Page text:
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Be Aware of Oxygen Levels When Treating for an Abundance of Algae – Pond & Lake Q & A

Picture of Filamentous Algae in a Pond

Q: My pond was almost completely covered in algae earlier this month. With the advice of a local store, I treated my pond with an algaecide. Needless to say I suffered a terrible loss! What killed all of my fish? – Marie of Florida

A: More then likely your fish loss was due to oxygen depletion. It is very rare that an EPA registered “Aquatic Approved” chemical will cause a fish kill.

What causes oxygen depletion?
After a chemical application, algae and aquatic vegetation start to die and begin to decompose. The decomposition process requires great amounts of oxygen and can sometimes, like in Marie’s case, be harmful to fish. The chance of oxygen depletion is much greater when a pond is not maintained on a regular basis or when water temperatures are at their warmest such as the dog days of Summer. The warmer the water, the less oxygen it can retain.

How to treat your pond and keep your fish safe:
We recommend that you treat your pond in sections. The generally rule of the thumb is to split your treatment in to 3 parts or thirds. Treat 1/3 of your pond starting from shoreline working your way towards the middle. Allowing 5-7 days between treatments will greatly reduce, if not completely eliminate the chance of fish kill.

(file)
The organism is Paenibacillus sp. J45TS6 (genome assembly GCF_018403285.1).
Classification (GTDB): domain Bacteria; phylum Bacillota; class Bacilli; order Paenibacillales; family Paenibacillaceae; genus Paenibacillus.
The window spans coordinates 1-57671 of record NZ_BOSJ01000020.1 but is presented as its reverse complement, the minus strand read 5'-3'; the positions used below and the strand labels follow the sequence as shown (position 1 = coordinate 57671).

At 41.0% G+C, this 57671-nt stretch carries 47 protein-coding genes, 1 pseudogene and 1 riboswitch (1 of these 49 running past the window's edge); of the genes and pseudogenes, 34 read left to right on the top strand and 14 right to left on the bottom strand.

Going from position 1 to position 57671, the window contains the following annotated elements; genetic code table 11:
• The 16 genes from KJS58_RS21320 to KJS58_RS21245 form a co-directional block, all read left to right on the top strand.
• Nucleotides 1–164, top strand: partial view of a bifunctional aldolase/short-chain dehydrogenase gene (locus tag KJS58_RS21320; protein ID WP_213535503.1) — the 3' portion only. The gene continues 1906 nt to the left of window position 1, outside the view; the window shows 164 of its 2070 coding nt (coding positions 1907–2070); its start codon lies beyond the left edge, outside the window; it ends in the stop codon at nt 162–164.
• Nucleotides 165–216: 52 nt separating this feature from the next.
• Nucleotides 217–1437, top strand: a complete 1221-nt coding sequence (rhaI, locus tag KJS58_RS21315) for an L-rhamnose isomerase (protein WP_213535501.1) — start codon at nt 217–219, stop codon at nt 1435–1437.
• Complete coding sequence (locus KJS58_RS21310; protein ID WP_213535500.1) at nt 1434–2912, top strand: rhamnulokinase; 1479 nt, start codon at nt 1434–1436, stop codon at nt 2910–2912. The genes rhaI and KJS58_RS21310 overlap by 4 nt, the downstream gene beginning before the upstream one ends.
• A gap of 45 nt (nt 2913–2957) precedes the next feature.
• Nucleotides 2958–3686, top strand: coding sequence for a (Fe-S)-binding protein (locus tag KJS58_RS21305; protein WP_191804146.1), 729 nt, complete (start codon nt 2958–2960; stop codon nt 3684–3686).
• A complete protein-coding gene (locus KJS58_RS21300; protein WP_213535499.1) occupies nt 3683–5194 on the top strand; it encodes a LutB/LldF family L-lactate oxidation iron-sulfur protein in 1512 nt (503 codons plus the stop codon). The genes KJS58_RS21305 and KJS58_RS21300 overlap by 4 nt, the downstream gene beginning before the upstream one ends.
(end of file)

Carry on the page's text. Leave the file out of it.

NOTE: Always follow the label rates on the container!

Reduce Oxygen Demand with an Airmax® Aeration System Airmax® Aeration adds oxygen to your pond reducing fish kills, while improving the overall health of your pond and fish.

2 Responses

  1. I live in Ky and have a rock quarry that is about 30×40 and 11 ft deep. In the spring I use an algaecide to control algae, about a cup and a half. This spring I forgot. So on Aug 15 I used a quarter cup of the same algaecide and killed all the fish in my pond. To say the least I was devastated. The damage was done. My questiion is what do I do now about the black water and awful smell. I have dipped out most of the dead fish. I would like to restock but don’t know when. Any help would be greatly appreciated.

    • Hi Peter, thanks for your question. It is possible that the fish kill is a result of a lack of oxygen in the pond. In the Spring, and when water temperatures are cooler, the water will hold more oxygen. During the hot Summer months, the warmer water will hold less oxygen, and to add to the situation, dying weeds and algae will further reduce the oxygen level in the pond. I would introduce an aeration system to your pond. This would increase oxygen while treating your pond, help reduce the dead debris and black water, as well as prepare your pond for a new fish load. In addition, a natural bacteria such as Muck Away will help to further reduce debris and eliminate odors in the pond. Give this a try and let us know your results. Thanks!

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